OHPF Day 17

Optimal results are achieved when the patient takes an active role in the wellness plan. This is a phrase published in a brochure describing the details of my work. As a specialist in Neuromusculoskeletal Medicine & Osteopathic Manipulative Medicine (given my love of words, I went for the 25-syllable option when choosing a specialty) patients often present with pain, which is usually multifactorial in nature. Given that the majority of evaluations result in the use of osteopathic manipulative treatment (OMT) to address mechanical dysfunction, there can be an expectation of “fix me.” This is rarely a successful, sustainable approach.

For me, the doctor-patient relationship is an active, intentional and dynamic one. OMT is a procedure. It requires consent, an understanding of the purpose and intention, a mutual awareness of tolerance to techniques used and established dialogue to assess need for modification. The in-office treatment is largely a jumping off point – nudging the boat into the current of health but what will keep it from drifting into the banks, getting turned around or even capsizing?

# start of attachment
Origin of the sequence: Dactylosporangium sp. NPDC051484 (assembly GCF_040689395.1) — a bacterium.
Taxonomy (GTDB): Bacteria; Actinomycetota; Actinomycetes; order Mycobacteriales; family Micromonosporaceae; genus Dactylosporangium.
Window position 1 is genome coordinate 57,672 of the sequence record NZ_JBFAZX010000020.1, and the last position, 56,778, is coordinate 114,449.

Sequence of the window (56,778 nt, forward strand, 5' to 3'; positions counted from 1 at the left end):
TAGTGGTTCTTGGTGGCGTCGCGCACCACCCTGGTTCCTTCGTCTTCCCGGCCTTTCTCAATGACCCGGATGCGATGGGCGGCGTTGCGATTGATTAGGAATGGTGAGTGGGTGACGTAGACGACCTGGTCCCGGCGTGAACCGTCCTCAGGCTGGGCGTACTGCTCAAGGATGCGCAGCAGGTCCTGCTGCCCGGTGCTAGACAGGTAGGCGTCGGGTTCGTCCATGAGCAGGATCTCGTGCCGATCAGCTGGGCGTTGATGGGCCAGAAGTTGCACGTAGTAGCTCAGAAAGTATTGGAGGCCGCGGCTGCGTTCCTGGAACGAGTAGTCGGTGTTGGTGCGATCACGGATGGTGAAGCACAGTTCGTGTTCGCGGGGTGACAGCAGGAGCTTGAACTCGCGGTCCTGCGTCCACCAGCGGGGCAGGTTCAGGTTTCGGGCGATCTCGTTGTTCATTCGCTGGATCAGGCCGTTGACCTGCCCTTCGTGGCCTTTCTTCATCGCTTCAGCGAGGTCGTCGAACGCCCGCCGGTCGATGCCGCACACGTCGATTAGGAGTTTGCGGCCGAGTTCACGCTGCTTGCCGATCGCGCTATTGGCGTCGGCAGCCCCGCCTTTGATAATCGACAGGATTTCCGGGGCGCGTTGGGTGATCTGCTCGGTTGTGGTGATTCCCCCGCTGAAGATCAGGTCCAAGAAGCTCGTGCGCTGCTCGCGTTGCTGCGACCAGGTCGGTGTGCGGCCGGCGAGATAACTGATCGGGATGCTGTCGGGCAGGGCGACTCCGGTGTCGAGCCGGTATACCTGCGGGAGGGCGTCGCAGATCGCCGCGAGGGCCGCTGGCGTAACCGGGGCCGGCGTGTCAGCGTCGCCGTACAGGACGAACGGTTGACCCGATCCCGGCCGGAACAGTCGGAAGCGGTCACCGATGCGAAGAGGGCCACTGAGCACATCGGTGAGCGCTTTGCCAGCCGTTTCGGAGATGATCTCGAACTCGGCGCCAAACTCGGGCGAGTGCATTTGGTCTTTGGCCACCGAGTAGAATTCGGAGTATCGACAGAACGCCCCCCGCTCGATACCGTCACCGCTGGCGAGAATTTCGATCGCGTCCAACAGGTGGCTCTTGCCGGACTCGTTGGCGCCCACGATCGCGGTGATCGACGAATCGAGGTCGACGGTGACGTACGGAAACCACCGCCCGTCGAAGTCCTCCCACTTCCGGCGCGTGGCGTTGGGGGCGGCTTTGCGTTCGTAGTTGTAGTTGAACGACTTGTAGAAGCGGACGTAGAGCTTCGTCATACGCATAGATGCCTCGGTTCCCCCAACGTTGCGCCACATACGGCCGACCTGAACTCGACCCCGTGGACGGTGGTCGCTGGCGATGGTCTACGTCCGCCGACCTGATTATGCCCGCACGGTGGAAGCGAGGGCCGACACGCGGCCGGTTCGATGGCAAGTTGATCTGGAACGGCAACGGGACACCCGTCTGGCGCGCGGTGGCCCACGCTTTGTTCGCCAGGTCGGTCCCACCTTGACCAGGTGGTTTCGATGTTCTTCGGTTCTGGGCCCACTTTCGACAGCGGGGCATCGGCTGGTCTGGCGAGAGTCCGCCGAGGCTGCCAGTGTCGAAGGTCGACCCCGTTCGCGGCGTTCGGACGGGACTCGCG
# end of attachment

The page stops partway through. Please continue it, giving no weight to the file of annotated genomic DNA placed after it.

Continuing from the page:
Staying afloat, moving forward, reaching a desired destination downstream requires participation, the right equipment and cooperation with the entire treatment plan. Modern life is not often the gentle float I experienced in my youth up north in Michigan, where you could cross the river in a few steps and stand up at any point along the way. More often, it seems, we are faced with the Class 5 rapids I have witnessed here in Oregon, powerful, able to throw you off course, out of the boat, with hidden currents and rocks beneath the surface.

It can be helpful, even life-saving, to have a knowledgeable guide in such circumstances.